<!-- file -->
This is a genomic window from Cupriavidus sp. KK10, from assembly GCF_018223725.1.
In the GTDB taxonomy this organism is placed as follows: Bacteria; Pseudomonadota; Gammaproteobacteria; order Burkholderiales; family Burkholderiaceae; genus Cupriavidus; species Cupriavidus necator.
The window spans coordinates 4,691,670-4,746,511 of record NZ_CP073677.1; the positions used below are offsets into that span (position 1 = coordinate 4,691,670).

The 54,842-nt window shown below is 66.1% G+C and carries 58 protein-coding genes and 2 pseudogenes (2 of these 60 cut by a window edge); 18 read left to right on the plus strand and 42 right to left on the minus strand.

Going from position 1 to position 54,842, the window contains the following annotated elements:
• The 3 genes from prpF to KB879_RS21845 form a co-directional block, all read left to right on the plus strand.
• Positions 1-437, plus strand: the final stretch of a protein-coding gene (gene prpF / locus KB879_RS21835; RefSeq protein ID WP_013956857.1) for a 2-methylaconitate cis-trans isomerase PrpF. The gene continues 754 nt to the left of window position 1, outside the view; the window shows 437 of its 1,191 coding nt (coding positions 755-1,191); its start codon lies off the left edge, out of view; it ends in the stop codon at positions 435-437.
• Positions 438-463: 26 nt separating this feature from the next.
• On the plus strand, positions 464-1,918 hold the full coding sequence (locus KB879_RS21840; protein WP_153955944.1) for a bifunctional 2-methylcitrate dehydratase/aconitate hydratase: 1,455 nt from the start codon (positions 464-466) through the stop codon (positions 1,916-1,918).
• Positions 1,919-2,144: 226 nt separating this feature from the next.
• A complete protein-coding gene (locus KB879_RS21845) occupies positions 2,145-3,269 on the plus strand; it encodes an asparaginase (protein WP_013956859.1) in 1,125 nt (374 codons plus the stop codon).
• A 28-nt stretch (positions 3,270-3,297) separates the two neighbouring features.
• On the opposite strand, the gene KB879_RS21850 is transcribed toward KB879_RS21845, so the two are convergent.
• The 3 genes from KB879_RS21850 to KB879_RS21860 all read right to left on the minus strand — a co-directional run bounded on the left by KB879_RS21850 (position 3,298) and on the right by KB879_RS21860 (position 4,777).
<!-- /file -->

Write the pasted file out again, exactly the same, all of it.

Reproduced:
This is a genomic window from Cupriavidus sp. KK10, from assembly GCF_018223725.1.
In the GTDB taxonomy this organism is placed as follows: Bacteria; Pseudomonadota; Gammaproteobacteria; order Burkholderiales; family Burkholderiaceae; genus Cupriavidus; species Cupriavidus necator.
The window spans coordinates 4,691,670-4,746,511 of record NZ_CP073677.1; the positions used below are offsets into that span (position 1 = coordinate 4,691,670).

The 54,842-nt window shown below is 66.1% G+C and carries 58 protein-coding genes and 2 pseudogenes (2 of these 60 cut by a window edge); 18 read left to right on the plus strand and 42 right to left on the minus strand.

Going from position 1 to position 54,842, the window contains the following annotated elements:
• The 3 genes from prpF to KB879_RS21845 form a co-directional block, all read left to right on the plus strand.
• Positions 1-437, plus strand: the final stretch of a protein-coding gene (gene prpF / locus KB879_RS21835; RefSeq protein ID WP_013956857.1) for a 2-methylaconitate cis-trans isomerase PrpF. The gene continues 754 nt to the left of window position 1, outside the view; the window shows 437 of its 1,191 coding nt (coding positions 755-1,191); its start codon lies off the left edge, out of view; it ends in the stop codon at positions 435-437.
• Positions 438-463: 26 nt separating this feature from the next.
• On the plus strand, positions 464-1,918 hold the full coding sequence (locus KB879_RS21840; protein WP_153955944.1) for a bifunctional 2-methylcitrate dehydratase/aconitate hydratase: 1,455 nt from the start codon (positions 464-466) through the stop codon (positions 1,916-1,918).
• Positions 1,919-2,144: 226 nt separating this feature from the next.
• A complete protein-coding gene (locus KB879_RS21845) occupies positions 2,145-3,269 on the plus strand; it encodes an asparaginase (protein WP_013956859.1) in 1,125 nt (374 codons plus the stop codon).
• A 28-nt stretch (positions 3,270-3,297) separates the two neighbouring features.
• On the opposite strand, the gene KB879_RS21850 is transcribed toward KB879_RS21845, so the two are convergent.
• The 3 genes from KB879_RS21850 to KB879_RS21860 all read right to left on the minus strand — a co-directional run bounded on the left by KB879_RS21850 (position 3,298) and on the right by KB879_RS21860 (position 4,777).